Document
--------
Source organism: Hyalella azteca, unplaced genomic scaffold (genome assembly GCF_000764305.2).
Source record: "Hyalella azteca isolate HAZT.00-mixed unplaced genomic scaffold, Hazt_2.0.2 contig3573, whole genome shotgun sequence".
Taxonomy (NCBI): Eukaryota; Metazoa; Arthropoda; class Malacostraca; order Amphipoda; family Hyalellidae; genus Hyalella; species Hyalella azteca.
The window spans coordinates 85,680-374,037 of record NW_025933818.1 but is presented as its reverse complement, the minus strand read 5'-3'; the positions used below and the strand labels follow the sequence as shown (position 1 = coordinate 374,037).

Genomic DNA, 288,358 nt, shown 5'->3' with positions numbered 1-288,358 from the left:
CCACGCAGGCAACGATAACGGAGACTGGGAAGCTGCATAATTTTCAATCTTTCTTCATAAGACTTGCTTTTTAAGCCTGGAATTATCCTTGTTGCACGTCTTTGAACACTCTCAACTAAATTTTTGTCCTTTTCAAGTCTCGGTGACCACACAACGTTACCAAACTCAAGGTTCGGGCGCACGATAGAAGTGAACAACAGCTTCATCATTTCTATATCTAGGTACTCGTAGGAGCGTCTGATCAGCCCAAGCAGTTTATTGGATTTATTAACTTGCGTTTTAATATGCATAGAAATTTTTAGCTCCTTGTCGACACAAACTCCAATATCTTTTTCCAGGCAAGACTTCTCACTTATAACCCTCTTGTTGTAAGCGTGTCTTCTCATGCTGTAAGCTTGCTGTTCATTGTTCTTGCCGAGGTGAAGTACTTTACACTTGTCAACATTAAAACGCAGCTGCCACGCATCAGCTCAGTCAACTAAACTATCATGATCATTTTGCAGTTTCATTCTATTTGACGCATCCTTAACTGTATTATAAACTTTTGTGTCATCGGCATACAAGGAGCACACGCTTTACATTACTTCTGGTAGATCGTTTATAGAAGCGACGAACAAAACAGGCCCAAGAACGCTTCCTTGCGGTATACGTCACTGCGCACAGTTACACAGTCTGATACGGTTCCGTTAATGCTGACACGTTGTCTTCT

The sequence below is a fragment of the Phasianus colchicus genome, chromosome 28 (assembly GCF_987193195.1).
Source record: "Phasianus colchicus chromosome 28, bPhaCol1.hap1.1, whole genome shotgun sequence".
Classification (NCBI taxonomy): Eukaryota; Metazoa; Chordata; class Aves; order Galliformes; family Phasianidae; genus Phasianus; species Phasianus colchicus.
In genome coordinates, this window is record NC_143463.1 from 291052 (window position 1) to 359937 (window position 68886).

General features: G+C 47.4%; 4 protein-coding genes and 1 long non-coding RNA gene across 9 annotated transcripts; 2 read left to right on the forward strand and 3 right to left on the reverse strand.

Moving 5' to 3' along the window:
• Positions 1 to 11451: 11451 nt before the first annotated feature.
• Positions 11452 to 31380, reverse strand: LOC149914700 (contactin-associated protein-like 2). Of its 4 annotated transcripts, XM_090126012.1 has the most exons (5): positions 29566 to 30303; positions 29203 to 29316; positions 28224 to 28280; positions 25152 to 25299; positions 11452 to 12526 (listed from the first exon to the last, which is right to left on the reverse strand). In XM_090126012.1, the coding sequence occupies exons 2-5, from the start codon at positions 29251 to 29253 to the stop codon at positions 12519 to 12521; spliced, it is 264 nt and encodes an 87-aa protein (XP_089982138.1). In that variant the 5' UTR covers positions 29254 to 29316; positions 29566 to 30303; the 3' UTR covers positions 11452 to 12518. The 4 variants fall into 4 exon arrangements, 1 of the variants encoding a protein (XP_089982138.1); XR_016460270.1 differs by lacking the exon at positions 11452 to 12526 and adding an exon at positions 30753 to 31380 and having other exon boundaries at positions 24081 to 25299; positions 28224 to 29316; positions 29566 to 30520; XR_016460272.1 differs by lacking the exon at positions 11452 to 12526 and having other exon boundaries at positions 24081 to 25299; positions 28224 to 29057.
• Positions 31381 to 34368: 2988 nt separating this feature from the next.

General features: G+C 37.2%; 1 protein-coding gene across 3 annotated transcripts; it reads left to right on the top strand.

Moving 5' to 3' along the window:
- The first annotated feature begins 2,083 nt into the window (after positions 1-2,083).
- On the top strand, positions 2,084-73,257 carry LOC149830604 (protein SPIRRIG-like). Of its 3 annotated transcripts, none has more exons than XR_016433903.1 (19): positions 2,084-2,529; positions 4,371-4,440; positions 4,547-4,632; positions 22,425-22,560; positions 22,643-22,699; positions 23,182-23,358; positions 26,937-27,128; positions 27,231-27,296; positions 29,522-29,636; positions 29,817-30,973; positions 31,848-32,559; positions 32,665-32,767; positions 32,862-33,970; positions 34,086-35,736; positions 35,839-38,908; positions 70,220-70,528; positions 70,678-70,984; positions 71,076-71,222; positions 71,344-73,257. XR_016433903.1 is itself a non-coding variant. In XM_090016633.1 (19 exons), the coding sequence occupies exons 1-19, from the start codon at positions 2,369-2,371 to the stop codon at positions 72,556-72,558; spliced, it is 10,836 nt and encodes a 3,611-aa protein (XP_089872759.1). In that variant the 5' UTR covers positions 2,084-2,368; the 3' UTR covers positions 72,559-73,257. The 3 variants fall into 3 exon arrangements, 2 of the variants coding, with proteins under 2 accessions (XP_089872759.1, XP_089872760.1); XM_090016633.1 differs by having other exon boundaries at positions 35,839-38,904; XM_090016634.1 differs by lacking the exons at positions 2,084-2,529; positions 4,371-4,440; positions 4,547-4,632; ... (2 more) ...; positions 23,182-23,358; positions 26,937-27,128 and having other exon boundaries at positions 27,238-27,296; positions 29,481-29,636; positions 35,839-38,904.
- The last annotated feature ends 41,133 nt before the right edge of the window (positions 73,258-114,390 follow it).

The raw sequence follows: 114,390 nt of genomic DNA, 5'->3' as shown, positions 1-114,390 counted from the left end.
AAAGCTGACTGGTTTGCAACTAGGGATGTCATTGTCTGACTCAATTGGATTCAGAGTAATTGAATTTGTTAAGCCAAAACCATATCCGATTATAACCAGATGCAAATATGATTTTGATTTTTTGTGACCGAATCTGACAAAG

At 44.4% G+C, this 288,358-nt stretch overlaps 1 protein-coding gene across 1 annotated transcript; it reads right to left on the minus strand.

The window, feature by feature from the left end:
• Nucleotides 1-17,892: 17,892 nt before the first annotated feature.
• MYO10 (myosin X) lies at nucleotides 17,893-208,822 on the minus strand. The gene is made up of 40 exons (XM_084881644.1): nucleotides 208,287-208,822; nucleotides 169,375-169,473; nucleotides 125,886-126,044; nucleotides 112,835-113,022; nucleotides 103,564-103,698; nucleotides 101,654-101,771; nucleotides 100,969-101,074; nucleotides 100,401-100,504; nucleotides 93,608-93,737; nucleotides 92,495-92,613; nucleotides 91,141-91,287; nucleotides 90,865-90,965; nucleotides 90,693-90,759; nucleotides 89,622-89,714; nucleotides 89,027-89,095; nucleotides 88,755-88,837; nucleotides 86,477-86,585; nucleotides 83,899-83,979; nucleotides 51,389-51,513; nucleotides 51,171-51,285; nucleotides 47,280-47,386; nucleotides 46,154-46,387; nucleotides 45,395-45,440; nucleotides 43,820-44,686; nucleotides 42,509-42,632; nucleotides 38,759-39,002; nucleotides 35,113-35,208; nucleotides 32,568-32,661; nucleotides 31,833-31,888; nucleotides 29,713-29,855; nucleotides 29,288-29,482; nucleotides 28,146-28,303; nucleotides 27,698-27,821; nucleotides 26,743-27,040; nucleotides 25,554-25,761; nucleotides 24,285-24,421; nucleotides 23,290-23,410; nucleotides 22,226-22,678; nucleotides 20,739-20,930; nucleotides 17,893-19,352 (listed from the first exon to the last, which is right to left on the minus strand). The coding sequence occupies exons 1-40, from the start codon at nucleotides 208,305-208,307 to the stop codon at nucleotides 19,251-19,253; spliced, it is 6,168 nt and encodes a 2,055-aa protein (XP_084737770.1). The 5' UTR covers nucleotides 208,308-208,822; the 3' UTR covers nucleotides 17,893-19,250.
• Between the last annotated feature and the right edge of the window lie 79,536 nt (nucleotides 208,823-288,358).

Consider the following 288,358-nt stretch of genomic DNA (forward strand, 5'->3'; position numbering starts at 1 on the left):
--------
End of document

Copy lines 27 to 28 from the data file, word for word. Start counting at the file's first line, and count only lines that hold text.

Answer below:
• Between the last annotated feature and the right edge of the window lie 79,536 nt (nucleotides 208,823-288,358).

Consider the following 288,358-nt stretch of genomic DNA (forward strand, 5'->3'; position numbering starts at 1 on the left):